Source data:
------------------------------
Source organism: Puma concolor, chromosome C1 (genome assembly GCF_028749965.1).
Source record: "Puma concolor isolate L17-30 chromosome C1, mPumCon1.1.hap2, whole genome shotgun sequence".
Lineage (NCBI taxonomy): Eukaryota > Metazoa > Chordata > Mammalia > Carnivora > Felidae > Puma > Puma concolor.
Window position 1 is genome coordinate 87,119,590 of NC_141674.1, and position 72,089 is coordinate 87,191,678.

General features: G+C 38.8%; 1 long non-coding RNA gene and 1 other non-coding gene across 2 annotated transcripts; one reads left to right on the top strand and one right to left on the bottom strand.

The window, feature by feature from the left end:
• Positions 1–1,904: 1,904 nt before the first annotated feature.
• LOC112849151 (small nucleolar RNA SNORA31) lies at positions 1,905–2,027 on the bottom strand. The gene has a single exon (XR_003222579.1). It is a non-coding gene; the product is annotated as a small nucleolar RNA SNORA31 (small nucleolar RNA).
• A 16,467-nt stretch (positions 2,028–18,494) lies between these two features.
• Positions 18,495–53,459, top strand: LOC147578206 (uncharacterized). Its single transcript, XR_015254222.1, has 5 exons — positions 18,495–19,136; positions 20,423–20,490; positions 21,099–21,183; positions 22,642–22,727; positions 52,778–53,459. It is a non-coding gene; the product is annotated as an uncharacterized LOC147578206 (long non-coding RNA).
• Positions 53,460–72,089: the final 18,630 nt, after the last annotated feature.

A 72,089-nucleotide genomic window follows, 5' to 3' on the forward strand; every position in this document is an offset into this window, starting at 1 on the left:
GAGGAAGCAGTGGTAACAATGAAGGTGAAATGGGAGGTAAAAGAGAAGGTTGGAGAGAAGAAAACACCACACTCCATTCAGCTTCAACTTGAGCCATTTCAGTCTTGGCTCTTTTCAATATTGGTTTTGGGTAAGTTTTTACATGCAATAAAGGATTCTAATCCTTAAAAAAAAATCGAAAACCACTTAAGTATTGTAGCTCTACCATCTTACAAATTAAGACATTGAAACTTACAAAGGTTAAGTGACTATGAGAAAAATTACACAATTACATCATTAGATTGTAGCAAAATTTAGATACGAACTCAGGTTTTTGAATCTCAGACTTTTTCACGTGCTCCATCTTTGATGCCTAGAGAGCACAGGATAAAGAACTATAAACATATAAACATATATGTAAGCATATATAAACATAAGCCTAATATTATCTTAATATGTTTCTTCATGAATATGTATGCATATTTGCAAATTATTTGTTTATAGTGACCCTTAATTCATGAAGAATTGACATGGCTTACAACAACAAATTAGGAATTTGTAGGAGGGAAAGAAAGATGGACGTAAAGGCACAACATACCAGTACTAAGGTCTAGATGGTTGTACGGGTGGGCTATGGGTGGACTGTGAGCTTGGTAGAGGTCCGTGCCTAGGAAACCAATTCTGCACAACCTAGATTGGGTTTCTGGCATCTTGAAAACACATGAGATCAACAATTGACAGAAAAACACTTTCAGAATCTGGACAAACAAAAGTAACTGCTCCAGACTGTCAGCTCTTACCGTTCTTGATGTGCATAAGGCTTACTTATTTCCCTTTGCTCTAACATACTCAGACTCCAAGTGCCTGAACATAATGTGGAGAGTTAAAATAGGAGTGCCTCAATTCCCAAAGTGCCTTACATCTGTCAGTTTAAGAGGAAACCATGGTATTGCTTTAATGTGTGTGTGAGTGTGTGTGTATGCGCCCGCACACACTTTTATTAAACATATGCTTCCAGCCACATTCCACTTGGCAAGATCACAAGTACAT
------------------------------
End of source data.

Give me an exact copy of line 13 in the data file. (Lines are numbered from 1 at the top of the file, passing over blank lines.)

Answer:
GAGGAAGCAGTGGTAACAATGAAGGTGAAATGGGAGGTAAAAGAGAAGGTTGGAGAGAAGAAAACACCACACTCCATTCAGCTTCAACTTGAGCCATTTCAGTCTTGGCTCTTTTCAATATTGGTTTTGGGTAAGTTTTTACATGCAATAAAGGATTCTAATCCTTAAAAAAAAATCGAAAACCACTTAAGTATTGTAGCTCTACCATCTTACAAATTAAGACATTGAAACTTACAAAGGTTAAGTGACTATGAGAAAAATTACACAATTACATCATTAGATTGTAGCAAAATTTAGATACGAACTCAGGTTTTTGAATCTCAGACTTTTTCACGTGCTCCATCTTTGATGCCTAGAGAGCACAGGATAAAGAACTATAAACATATAAACATATATGTAAGCATATATAAACATAAGCCTAATATTATCTTAATATGTTTCTTCATGAATATGTATGCATATTTGCAAATTATTTGTTTATAGTGACCCTTAATTCATGAAGAATTGACATGGCTTACAACAACAAATTAGGAATTTGTAGGAGGGAAAGAAAGATGGACGTAAAGGCACAACATACCAGTACTAAGGTCTAGATGGTTGTACGGGTGGGCTATGGGTGGACTGTGAGCTTGGTAGAGGTCCGTGCCTAGGAAACCAATTCTGCACAACCTAGATTGGGTTTCTGGCATCTTGAAAACACATGAGATCAACAATTGACAGAAAAACACTTTCAGAATCTGGACAAACAAAAGTAACTGCTCCAGACTGTCAGCTCTTACCGTTCTTGATGTGCATAAGGCTTACTTATTTCCCTTTGCTCTAACATACTCAGACTCCAAGTGCCTGAACATAATGTGGAGAGTTAAAATAGGAGTGCCTCAATTCCCAAAGTGCCTTACATCTGTCAGTTTAAGAGGAAACCATGGTATTGCTTTAATGTGTGTGTGAGTGTGTGTGTATGCGCCCGCACACACTTTTATTAAACATATGCTTCCAGCCACATTCCACTTGGCAAGATCACAAGTACAT